Yesterday, for the first time in history, the President of the United States gave a personal opinion of his that people living in a homosexual lifestyle ought to be able to marry persons of the same sex. I found myself turning the TV off, to prevent my kids from hearing what he said. (That was the first time I can say I felt the need to turn off the President to protect my kids’ ears.) But the President is not alone. This view is gaining popularity in America. We would be blind to say it is not. The reasons that are most often given are many. Some see it as a civil rights issue, the equivalent of the change of old laws against interracial marriage from a few generations ago, when a longstanding injustice was overturned. Since “gay” men and “lesbian” women should have equal rights, it hardly seems equal to allow others to marry while they can’t, some will argue. Those who oppose changes to law to allow for such unions are accused of wanting to impose their values on others, or worse, labeled bigots or “haters”. I’m convinced that the mounting confusion has much to do with a misunderstanding of the complementary nature of men and women as God created them, right before instituting marriage.
Genesis 2:18 And the LORD God said, It is not good that the man should be alone; I will make him an help meet for him.
God expresses in this passage that there was something incomplete in the life of the man, Adam, on day six of creation week. He says it was “not good” than man should be alone. These words indicate not that there was some mistake or imperfection in God’s creation of Adam, but that he had not yet finished the other half of what He had planned for the human race: woman. God says that woman is to be created as a “helper suitable for him.” (NASB) In these words is expressed the complementary nature of man and woman. Man and woman are in many ways alike. We learn in Genesis chapter 1 that both were created in God’s image. There is an essential equality between man and woman in worth, in their being composed of a body and an immortal soul, and in their reflection of God’s character in knowledge, righteousness, and holiness. Yet they are not exactly the same. They complement or complete one another in many ways: physical, mental, social, etc. Equality does not imply that there is no difference between men and women. Since the 1970’s, the feminist movement has sought to downplay or deny the differences and erase the distinctions between men and women by teaching that women ought to have exactly the same role as men in all spheres of human life. In part, this was an understandable reaction to a long history of abuse by men of women. But at its root, it denies the basic distinction that woman was created to be a “helper” to man and to complete was lacking, not to be a carbon copy!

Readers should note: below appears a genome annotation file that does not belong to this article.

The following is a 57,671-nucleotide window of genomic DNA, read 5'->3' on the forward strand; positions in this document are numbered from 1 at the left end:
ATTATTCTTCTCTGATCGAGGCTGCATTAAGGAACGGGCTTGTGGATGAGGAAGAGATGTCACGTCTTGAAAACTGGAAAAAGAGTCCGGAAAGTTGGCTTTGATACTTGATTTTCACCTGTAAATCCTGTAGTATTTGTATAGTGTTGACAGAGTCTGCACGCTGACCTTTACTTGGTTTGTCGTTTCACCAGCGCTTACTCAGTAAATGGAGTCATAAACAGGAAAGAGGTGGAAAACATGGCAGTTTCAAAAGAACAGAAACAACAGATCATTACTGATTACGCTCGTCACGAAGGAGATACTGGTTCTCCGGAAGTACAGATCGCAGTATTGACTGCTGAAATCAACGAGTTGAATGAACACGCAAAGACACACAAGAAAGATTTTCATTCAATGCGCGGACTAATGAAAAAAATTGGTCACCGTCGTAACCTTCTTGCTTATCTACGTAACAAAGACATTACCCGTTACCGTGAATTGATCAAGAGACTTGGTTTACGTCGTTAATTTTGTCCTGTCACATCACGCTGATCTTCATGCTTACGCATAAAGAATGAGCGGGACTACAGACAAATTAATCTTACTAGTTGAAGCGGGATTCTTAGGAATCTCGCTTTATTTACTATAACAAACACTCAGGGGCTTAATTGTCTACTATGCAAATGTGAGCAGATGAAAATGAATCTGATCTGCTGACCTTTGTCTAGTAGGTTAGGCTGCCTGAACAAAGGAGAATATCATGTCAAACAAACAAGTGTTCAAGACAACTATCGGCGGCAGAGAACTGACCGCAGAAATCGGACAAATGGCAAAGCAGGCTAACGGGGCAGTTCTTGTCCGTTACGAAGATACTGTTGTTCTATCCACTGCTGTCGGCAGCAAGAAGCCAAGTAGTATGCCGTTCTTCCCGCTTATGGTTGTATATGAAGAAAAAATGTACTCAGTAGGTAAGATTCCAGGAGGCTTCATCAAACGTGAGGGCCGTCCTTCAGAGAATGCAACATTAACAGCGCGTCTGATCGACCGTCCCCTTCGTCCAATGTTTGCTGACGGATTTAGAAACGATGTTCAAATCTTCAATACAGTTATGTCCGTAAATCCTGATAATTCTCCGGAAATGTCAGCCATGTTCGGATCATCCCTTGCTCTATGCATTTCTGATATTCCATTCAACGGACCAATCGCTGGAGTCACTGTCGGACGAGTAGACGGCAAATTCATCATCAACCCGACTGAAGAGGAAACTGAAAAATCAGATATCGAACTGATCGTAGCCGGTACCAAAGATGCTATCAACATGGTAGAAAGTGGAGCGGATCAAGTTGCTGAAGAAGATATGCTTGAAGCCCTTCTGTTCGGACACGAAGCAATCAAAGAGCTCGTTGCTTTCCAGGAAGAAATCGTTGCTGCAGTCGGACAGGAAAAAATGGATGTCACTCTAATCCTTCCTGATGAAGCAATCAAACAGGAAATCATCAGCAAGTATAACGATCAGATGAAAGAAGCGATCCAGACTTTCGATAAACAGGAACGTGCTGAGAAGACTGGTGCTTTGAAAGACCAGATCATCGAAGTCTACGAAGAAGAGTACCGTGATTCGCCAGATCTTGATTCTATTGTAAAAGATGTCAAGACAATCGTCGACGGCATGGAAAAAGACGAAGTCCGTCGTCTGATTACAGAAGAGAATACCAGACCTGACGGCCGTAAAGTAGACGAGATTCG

In this passage we find the root of the complementary nature of men and women. The male and female sexes are created to match and supply one another’s weaknesses, where each other sex is lacking, in other words, to complement one another. The obvious physical differences of men and women complement one another, and this points to deeper differences beyond just the physical. Together, man and woman are a perfect “fit.” Other passages of Scripture give more details about the precise relationship of men and women in their roles, as they are to be followed in the church and in the family. (1 Corinthians 14:34-35, 1 Timothy 2:11-15; Ephesians 5:22-28, Colossians 3:18)
The idea that members of the same sex can “marry” ignores the complementary nature of men and women. Two of the same cannot complement each other. A nut and a bolt are complementary. Two nuts or two bolts are not. Men and women are made to complement one another in many ways, physically, socially, mentally, and emotionally. That is the foundation for marriage as God instituted it. Two men or two women will never be able to marry each other in the true sense of the word. At its root, same sex marriage is impossible because two of the same sex do not complement one another as a man and woman do.
(Some content of this post was adapted from a Bible study lesson I wrote on Genesis 2.)